Using Nimblescan as described above, we obtained 414 putative CNVs. Experimental determination of validation status using PCR amplification followed by gel electrophoresis was successfully completed for 111 putative CNVs called among 41 persons. For generalizability to multiple platforms, we quantile normalized the LIR data before further analysis. Based on examination of both the X-chromosome data described above and data from Affymetrix arrays (data not shown), we chose to quantile normalize to a *t* distribution with 5 degrees of freedom, scaled so that the median absolute deviation (MAD) was 0.2. For each called CNV we counted the number of probes *m* and took the intensity *μ* to be the absolute value of the median LIR for the quantile-normalized data.

We fit a logistic regression model with validation status (*V*=1 if validated, *V*=0 if not) as the outcome, using the log of the absolute intensity ln(*μ*) and the log of the number of probes ln(*m*) as predictor variables, *i.e.*

(1)

CNVs found in the same individual as well as overlapping CNVs found in multiple individuals were treated as independent when fitting this model. The region of *μ* and *m* values where *V*=0 is more likely and the region of *μ* and *m* values where *V*=1 is more likely is separated by the decision boundary where which corresponds to the line

(2)

Note that for any scoring function of the form , contours of constant score are also straight lines of the form (2) with and . Scoring based on statistical information thus corresponds to .

By fitting the logistic model, we found and that a 95% confidence interval for obtained using the delta method (on the log scale) was (0.32, 0.59). Figure 1 shows a plot of validation status by ln(*μ*) and ln(*m*), with the logistic regression discrimination function (2). Visual examination of Figure 1 suggests that a scoring function of the form is valid, as the proportion of validated CNVs increases perpendicular to lines of constant score. Note that the choice lies in the confidence interval for *α* and is thus consistent with these data. In Figure 1 we also plot the discrimination function obtained by fitting model (1) subject to the restriction . Visual examination of Figure 1 shows that the restricted model predicts experimental validation almost as well as the unrestricted model. Thus, statistical information as measured by correlates with experimental validation, and for all subsequent analyses in this paper, we used the choice .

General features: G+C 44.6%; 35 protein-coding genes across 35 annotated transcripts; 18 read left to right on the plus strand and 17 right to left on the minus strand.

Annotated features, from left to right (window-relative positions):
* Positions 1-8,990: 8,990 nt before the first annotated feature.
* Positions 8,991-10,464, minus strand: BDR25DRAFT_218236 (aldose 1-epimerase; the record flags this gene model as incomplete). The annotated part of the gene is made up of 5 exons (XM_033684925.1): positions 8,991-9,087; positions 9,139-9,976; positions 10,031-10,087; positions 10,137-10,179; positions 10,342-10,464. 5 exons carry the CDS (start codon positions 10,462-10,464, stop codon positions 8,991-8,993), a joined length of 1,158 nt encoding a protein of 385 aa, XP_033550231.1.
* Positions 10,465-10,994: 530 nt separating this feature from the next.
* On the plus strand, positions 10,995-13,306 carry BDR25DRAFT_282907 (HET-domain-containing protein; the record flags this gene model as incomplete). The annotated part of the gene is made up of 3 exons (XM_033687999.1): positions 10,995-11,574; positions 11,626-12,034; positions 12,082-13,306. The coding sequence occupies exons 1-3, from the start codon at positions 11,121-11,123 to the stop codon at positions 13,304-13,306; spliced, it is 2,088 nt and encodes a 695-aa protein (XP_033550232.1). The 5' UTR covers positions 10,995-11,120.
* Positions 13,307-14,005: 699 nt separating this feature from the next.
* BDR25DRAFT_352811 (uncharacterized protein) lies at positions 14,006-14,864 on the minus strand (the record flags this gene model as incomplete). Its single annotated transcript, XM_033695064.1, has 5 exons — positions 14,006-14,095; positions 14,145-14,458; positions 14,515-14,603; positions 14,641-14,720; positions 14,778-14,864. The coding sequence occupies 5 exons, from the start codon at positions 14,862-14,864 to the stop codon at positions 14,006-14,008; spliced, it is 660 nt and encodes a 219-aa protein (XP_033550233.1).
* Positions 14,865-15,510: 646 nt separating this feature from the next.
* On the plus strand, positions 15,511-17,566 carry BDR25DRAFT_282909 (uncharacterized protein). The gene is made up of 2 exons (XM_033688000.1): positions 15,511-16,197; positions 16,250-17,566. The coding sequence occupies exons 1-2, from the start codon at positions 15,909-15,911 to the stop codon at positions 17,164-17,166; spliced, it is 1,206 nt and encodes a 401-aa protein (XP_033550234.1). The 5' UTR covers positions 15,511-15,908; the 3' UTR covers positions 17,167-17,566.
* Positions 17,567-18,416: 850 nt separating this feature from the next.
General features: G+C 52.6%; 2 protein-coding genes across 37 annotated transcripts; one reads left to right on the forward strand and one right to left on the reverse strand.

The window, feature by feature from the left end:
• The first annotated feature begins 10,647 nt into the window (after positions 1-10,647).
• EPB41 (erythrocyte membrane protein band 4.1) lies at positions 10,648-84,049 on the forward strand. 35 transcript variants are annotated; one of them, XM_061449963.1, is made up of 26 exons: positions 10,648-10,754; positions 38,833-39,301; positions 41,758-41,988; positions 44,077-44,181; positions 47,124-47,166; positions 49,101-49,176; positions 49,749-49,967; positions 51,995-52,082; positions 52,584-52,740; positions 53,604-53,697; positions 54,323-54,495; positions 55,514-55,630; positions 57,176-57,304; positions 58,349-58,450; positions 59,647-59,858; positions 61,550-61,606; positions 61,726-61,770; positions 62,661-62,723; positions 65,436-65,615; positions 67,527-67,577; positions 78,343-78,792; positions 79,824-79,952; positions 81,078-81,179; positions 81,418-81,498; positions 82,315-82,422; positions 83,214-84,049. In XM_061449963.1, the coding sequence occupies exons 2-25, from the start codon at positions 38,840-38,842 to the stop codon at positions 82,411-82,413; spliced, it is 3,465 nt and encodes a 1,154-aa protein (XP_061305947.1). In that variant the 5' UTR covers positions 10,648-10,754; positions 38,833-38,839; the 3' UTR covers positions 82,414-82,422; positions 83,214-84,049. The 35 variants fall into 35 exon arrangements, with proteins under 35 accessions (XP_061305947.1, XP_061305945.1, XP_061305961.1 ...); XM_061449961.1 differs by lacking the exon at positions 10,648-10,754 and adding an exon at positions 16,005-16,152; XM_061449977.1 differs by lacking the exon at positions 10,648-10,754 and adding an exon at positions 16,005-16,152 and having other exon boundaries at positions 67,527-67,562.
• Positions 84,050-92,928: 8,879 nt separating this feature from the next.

We describe cnv.beast, a novel backward elimination algorithm for regression analysis of CNV data that is based on the availability of a univariate score function for ordering CNVs. The algorithm is based on a regression model in which LIR data from an individual is regressed on a series of step functions having jumps at each probe. We treat each step function (jump) as a CNV (with length given by the distance to the nearest jump and height given by the change in predicted magnitude) so that a score for each term can be calculated. Then, the algorithm implements backward elimination until each term in the regression model has a score higher than a user-specified cutoff *S*^{*}, while also eliminating CNVs that contain fewer than *m _{min}* probes or have intensity less than µ

We use backward elimination to avoid masking. Masking occurs in forward selection algorithms when a term that would correspond to one boundary of a CNV is not entered into the model because the term that corresponds to that CNVs other boundary is not yet in the model. For example, a CNV comprised of probes 80–120 would be described by two terms in equation (3): and . A forward selection algorithm that adds these terms one at a time may find that neither term should be added by itself. By using backward elimination, and by starting with a possible term at each probe, we hope to avoid masking.